Memo to Nick Clegg: It isn't video games that are corroding people's minds - it's you

Nick Clegg is the latest in a line of politicians and journalists to scapegoat video games for violent behaviour in society - conveniently forgetting the military and societal damage he and his political allies are doing every day.

Oh Nick Clegg. Cleggo. Nicky C. N-Clegz. We were getting along so well. Well. Kind of. That is to say I consider you to be one of the most morally hollow figures in British politics; a man whose near infinite selfishness has betrayed not only the electorate and the party that appointed you to lead them like some kind of Lemming King into the political abyss. But apart from that I had no specific beef.

I never took it particularly personally. I was angry, even outraged, at times with the things you enabled the Tory party to do to this country, this country that might not even exist in a couple of years if Scotland votes to leave. That’d be a feather in your cap, eh Nick? Being a part of a government so utterly impossible to tolerate that a great big chunk of said country would sooner cut itself adrift into a sea of uncertainty than spend one more day looking at your face beaming out of the television with the caption "Deputy Prime Minister" underneath.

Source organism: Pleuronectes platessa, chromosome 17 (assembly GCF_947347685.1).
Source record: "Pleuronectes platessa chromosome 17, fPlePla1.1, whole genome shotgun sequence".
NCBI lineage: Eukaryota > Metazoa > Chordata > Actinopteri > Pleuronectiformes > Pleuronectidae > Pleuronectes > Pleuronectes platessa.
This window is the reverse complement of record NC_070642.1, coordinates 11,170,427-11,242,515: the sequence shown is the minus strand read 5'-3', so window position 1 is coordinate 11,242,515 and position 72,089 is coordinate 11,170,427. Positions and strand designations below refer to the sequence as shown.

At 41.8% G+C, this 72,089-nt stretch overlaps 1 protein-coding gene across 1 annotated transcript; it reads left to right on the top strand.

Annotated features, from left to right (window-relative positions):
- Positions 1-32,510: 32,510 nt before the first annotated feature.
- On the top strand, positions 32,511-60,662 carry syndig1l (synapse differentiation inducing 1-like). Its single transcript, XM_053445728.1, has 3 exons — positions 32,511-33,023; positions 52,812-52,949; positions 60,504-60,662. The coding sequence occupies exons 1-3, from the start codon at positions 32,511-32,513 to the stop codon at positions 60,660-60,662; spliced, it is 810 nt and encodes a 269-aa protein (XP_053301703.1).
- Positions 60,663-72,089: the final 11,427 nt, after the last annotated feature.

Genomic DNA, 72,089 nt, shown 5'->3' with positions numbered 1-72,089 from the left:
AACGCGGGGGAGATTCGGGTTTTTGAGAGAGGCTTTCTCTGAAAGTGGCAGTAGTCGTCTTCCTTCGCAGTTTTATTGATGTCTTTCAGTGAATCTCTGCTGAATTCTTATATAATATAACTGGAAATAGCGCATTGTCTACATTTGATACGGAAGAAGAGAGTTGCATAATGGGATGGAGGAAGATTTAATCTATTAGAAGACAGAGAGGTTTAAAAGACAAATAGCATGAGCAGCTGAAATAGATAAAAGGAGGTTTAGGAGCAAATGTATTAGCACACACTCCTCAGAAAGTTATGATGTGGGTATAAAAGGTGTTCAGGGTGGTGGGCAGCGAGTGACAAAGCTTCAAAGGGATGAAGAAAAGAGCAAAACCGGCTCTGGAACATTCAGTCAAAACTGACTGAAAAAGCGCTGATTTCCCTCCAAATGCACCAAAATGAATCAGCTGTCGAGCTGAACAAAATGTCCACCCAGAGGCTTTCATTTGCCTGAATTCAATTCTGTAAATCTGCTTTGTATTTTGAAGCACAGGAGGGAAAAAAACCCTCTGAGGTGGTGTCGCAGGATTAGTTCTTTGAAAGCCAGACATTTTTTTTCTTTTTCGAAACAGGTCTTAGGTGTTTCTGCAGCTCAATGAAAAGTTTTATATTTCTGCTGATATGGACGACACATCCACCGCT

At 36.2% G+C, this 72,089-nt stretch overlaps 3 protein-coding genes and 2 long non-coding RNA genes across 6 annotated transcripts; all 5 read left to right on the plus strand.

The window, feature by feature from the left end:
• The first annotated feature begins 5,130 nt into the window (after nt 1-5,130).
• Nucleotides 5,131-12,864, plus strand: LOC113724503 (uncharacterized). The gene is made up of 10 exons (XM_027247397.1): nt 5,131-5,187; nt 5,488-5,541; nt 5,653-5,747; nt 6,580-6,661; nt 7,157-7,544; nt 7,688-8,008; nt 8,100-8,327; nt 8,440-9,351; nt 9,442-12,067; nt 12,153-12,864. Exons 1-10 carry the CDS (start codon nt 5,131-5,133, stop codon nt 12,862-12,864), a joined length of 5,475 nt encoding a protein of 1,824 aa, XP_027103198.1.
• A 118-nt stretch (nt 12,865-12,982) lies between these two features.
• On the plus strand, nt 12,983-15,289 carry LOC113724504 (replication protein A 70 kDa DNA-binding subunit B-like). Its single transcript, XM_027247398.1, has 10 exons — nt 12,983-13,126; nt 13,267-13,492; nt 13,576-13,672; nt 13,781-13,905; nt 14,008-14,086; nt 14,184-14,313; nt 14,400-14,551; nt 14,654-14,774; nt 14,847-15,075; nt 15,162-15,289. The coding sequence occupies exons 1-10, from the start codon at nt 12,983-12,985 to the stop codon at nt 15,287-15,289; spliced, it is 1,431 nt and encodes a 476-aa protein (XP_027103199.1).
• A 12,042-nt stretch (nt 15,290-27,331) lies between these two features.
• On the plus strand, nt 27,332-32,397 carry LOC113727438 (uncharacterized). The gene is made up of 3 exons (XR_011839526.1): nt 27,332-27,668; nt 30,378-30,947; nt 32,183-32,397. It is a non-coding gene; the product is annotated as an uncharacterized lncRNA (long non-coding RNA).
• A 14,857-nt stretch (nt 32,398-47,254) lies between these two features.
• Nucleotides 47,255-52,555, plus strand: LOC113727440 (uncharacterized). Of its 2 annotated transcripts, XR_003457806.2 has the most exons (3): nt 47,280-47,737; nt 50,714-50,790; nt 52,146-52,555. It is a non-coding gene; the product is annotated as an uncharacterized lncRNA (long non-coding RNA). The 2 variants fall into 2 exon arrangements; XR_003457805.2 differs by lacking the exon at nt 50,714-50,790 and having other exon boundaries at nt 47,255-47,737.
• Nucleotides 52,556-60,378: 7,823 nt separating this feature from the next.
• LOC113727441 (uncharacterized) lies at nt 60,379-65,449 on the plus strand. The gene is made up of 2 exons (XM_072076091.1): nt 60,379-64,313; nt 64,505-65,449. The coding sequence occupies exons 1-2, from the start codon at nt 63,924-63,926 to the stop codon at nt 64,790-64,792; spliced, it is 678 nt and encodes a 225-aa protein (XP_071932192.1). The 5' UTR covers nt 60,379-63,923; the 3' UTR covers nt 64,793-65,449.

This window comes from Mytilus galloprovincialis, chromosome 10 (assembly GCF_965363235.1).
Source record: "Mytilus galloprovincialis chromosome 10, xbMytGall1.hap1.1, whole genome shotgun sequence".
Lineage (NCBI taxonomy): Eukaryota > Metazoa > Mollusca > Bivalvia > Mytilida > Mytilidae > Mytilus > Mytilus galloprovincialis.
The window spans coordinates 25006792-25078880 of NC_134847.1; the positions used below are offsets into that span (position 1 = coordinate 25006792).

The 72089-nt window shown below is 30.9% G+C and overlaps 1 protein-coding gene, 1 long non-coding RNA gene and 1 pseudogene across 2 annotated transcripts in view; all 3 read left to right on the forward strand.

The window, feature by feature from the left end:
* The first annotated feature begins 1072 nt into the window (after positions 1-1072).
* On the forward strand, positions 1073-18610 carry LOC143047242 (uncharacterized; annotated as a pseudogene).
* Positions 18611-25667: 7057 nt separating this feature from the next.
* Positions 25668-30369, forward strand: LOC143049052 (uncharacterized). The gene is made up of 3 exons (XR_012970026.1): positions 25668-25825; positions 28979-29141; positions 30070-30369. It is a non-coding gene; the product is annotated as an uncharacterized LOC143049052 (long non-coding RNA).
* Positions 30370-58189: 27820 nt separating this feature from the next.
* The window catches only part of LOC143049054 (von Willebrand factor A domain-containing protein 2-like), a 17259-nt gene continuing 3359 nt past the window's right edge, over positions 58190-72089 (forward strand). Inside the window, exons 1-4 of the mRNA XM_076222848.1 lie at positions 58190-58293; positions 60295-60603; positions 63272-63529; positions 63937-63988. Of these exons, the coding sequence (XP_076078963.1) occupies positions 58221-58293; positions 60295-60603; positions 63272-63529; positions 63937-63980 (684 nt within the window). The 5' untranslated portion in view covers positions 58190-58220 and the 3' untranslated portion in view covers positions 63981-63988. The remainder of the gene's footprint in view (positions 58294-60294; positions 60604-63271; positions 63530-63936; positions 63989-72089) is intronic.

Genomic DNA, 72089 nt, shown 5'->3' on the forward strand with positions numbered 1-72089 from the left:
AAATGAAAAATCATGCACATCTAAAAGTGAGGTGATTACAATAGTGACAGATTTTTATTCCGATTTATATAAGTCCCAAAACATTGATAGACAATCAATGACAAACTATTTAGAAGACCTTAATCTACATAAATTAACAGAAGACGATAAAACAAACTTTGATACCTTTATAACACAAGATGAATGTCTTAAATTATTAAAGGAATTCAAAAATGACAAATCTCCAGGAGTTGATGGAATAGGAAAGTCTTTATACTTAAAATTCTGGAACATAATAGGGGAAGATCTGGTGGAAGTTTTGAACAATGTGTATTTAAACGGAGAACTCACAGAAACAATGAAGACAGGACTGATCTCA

But for all that anger, and for all that indignation, for all the things you’ve helped Dave and the gang to do to people in this country, young and old, poor and poor, nothing really lit the blue touch paper until now.

It was when you said this: "Clearly these games can have an incredibly powerful, and I suspect in some cases corrosive, effect on someone’s behaviour, someone’s outlook," that a new level of fury was reached.